The current fundraising market is awfully tough for general partners, but not just because there are so many asking for money. GPs are to some extent haunted by two things today that played out in their favour in the past. First is the ambiguity in terms of methodologies for how to identify and quantify certain aspects of their track record, and second is the multiplicity of available benchmarks and reference points to look at.
We did a study that quantitatively showed that more than 75 percent of all GPs can indeed claim top quartile status for their funds as long as they choose – in an intelligent way – what they would like to be compared to. There’s hardly any conference where I don’t see somebody on the stage mentioning this these days, and it’s good that the insight is out there now.
A similar thing is going on when you look at alternative ways to just measure performance or quantify the sources of value, such as how much of the return is attributable to top line growth versus margin effect versus just paying down debt. Placement agents joke among themselves that there are probably as many different methods to do this out there as there are different GPs.
This is equally frustrating for the LPs because how do you possibly pick the right funds if everybody somehow looks great?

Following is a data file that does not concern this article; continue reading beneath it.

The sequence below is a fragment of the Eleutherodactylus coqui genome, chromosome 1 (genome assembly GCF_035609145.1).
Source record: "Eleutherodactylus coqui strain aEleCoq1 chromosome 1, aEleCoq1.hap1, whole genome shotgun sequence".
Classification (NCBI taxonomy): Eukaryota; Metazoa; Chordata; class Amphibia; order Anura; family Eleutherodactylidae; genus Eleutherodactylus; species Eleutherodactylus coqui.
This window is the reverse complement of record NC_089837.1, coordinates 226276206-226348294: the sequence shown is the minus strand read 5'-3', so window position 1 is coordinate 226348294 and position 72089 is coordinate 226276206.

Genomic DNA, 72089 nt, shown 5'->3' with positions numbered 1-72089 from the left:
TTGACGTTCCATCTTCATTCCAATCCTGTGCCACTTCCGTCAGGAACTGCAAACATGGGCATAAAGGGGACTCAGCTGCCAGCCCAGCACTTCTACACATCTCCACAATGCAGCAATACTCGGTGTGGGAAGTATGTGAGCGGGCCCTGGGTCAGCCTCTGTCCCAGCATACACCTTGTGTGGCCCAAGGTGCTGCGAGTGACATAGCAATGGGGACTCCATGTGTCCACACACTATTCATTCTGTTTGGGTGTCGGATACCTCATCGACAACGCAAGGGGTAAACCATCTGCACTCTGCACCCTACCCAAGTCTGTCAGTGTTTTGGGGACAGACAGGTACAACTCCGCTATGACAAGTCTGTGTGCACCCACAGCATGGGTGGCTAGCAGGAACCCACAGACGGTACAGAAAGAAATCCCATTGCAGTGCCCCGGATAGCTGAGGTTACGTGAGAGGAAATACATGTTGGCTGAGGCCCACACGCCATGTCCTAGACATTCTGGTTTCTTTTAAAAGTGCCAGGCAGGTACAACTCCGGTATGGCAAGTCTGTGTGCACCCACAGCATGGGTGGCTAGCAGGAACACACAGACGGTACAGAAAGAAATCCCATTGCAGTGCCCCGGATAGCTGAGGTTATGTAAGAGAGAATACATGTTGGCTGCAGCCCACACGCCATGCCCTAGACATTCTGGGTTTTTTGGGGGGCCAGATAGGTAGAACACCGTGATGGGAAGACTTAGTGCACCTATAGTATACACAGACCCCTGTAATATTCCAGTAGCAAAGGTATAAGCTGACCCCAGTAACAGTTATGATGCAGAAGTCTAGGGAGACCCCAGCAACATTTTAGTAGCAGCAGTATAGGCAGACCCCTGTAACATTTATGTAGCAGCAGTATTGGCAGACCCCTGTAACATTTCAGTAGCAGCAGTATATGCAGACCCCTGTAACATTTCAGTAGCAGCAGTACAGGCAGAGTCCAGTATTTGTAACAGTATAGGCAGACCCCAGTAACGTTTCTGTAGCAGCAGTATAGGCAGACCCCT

Something we are working on is how you can combine the available data out there, look at the different methodologies and try to move to a few standardised indicators of performance. The approach is to try to identify the funds that are really similar in the type of deals that they’ve chosen, with the idea that an algorithm can quantitatively and very objectively derive that peer set. Once the GP can say, “These are the peers that are algorithmically derived as the most similar competitors”, you can come to a very meaningful comparison.
Many GPs have told me that identifying a standard for measurement and quantification for not just performance but also risk and possibly some aspects of strategy would be a quantum leap for the industry and also make it easier for the asset class to attract fresh capital.
While it would probably harm some of the mediocre performers who hide behind questionable numbers, attracting a few more percentage points of the $50 trillion of investible capital that is outside private equity would do something drastically good for the asset class. I don’t see this as a fundamental change that’s coming in 2013 in the way that LPs evaluate prospective GPs, but I certainly think the process is undergoing an evolution.
Oliver Gottschalg is a private equity researcher at Paris-based HEC School of Management.